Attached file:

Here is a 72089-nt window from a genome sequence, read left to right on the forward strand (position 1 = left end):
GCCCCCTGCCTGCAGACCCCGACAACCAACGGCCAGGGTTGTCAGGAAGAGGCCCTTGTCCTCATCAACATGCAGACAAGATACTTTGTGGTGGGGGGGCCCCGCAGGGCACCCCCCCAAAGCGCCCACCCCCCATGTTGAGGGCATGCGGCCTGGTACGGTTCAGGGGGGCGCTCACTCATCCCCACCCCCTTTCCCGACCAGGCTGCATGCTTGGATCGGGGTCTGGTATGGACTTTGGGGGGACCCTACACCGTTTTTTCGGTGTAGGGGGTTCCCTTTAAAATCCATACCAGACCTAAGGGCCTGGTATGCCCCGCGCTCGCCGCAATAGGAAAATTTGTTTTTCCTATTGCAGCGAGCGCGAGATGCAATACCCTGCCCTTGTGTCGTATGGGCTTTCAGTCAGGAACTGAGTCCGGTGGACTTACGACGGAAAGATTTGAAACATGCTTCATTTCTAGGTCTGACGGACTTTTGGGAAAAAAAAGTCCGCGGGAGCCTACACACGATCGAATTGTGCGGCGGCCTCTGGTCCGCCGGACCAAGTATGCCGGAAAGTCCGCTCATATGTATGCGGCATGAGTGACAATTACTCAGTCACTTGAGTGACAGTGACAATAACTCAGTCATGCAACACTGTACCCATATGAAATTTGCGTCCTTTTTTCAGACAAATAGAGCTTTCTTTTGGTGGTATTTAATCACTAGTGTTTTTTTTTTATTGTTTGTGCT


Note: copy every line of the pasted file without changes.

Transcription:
Here is a 72089-nt window from a genome sequence, read left to right on the forward strand (position 1 = left end):
GCCCCCTGCCTGCAGACCCCGACAACCAACGGCCAGGGTTGTCAGGAAGAGGCCCTTGTCCTCATCAACATGCAGACAAGATACTTTGTGGTGGGGGGGCCCCGCAGGGCACCCCCCCAAAGCGCCCACCCCCCATGTTGAGGGCATGCGGCCTGGTACGGTTCAGGGGGGCGCTCACTCATCCCCACCCCCTTTCCCGACCAGGCTGCATGCTTGGATCGGGGTCTGGTATGGACTTTGGGGGGACCCTACACCGTTTTTTCGGTGTAGGGGGTTCCCTTTAAAATCCATACCAGACCTAAGGGCCTGGTATGCCCCGCGCTCGCCGCAATAGGAAAATTTGTTTTTCCTATTGCAGCGAGCGCGAGATGCAATACCCTGCCCTTGTGTCGTATGGGCTTTCAGTCAGGAACTGAGTCCGGTGGACTTACGACGGAAAGATTTGAAACATGCTTCATTTCTAGGTCTGACGGACTTTTGGGAAAAAAAAGTCCGCGGGAGCCTACACACGATCGAATTGTGCGGCGGCCTCTGGTCCGCCGGACCAAGTATGCCGGAAAGTCCGCTCATATGTATGCGGCATGAGTGACAATTACTCAGTCACTTGAGTGACAGTGACAATAACTCAGTCATGCAACACTGTACCCATATGAAATTTGCGTCCTTTTTTCAGACAAATAGAGCTTTCTTTTGGTGGTATTTAATCACTAGTGTTTTTTTTTTATTGTTTGTGCT